Newell Brands debt ratings revised to stable

Moody’s Investors Service changed its rating outlook for Newell Brands Inc.’s debt to positive from stable.

At the same time, the rating agency confirmed the Ba1 Corporate Family Rating (“CFR”), Ba1-PD Probability of Default Rating (“PDR”), Ba1 senior unsecured debt instrument and NP (non-prime) rating of the commercial paper. The outlook for its Speculative Liquidity Rating (“SGL”) has changed from SGL-2 to SGL-2.

The assertion reflects Newell’s large scale, good, albeit weaker, operating performance and strong operating profit margin.

Moody’s said: “While the company has successfully executed on its strategic objectives and its commitment to return to organic growth, the weaker economic environment and inflationary pressure on consumers create elevated risks over the next 12 to 18 months. . These factors move the outlook revision to stable, as an upgrade in investment grade is not likely when earnings weaken. Moody’s expects demand for discretionary products such as home fragrances, small appliances, household food storage, and outdoor and leisure products to remain under pressure, particularly following a surge demand during the global pandemic. Additionally, the company’s ability to take pricing action to offset volume declines will be limited during this time as retailers become more order-timid and push back on suppliers to reduce prices. Inflated inventory levels at Newell may lead to discounts in order to move products more quickly through the channel and retain market share in a competitive environment. Despite the weaker economic outlook, Moody’s affirmed Newell’s Ba1 CFR as any cyclical weakness is likely to be temporary and the company remains focused on maintaining moderate financial policy. However, uncertainty and downside risks remain high during this period.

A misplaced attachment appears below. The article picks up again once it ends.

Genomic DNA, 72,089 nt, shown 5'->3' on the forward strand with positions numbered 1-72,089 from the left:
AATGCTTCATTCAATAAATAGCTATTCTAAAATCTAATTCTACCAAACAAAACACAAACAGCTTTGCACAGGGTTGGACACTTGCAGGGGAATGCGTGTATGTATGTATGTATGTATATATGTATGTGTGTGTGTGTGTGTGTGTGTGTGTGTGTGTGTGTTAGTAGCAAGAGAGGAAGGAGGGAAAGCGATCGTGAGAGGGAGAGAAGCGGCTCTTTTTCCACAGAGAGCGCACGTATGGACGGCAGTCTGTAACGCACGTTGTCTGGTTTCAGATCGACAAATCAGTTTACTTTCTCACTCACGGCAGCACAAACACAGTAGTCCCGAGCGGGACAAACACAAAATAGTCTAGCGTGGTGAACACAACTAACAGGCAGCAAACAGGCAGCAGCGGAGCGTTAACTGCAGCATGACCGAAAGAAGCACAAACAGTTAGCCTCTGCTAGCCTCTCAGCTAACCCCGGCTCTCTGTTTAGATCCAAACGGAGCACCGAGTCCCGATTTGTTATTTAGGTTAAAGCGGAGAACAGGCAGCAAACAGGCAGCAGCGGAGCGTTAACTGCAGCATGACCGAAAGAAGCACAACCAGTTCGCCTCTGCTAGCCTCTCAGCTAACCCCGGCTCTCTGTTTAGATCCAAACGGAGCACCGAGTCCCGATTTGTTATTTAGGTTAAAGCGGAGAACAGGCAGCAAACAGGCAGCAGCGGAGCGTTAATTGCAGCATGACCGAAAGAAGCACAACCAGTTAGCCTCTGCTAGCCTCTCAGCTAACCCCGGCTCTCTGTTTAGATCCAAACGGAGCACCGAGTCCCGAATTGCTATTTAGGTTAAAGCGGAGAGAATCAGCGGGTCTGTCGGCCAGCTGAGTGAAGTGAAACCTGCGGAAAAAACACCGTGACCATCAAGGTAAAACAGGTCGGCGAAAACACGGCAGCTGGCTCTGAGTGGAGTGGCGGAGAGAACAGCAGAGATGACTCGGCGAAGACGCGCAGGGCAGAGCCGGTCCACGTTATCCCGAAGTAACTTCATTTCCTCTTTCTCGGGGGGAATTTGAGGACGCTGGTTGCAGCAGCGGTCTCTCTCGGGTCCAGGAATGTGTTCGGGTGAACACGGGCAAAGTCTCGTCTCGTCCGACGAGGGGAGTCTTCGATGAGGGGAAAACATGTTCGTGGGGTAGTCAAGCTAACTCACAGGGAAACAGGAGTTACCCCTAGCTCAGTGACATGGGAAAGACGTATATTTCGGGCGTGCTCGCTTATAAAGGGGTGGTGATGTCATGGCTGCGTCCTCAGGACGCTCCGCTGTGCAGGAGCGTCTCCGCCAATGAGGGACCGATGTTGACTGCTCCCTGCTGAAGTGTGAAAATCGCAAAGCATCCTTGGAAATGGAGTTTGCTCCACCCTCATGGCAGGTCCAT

“Moody’s expects financial leverage to remain elevated at approximately 4.0x to 4.5x debt to EBITDA over the next 12-18 months, compared to 4.7x as of September 30, 2022, the decrease in indebtedness being largely due to the repayment of debt.Given the weak economic environment, it is unlikely that the company will be able to significantly reduce its indebtedness during this period, all the more so that it is also focused on paying a significant dividend to its shareholders Newell has a reported target net debt to EBITDA leverage ratio of 2.5x (based on the company’s calculation), which is quite modest compared to its leverage ratio of 3.9x as of September 30, 2022. Moody’s expects free cash flow (which counts for the dividend) to total $225-275 million over the next 12-18 months as higher than normal working capital is reduced Moody’s expects equal that the company uses this free cash flow to repay debt, given its current debt target.

“The downgrade to SGL-2 reflects earnings pressure over the next 12 months and the fact that the heavy use of working capital in 2022 will take time to subside, resulting in higher than expected revolver borrowings. The SGL-2 nonetheless reflects that Newell’s liquidity remains good with expected cash of $400 million by December 31, 2022, spare capacity on the $1.5 billion unsecured revolving credit facility expiring in August 2027 (unrated) and $375 million under the accounts receivable securitization facility expiring October 2023. The company had $1.1 billion in bonds that were due to mature in April 2023, but they were redeemed in October 2022.”

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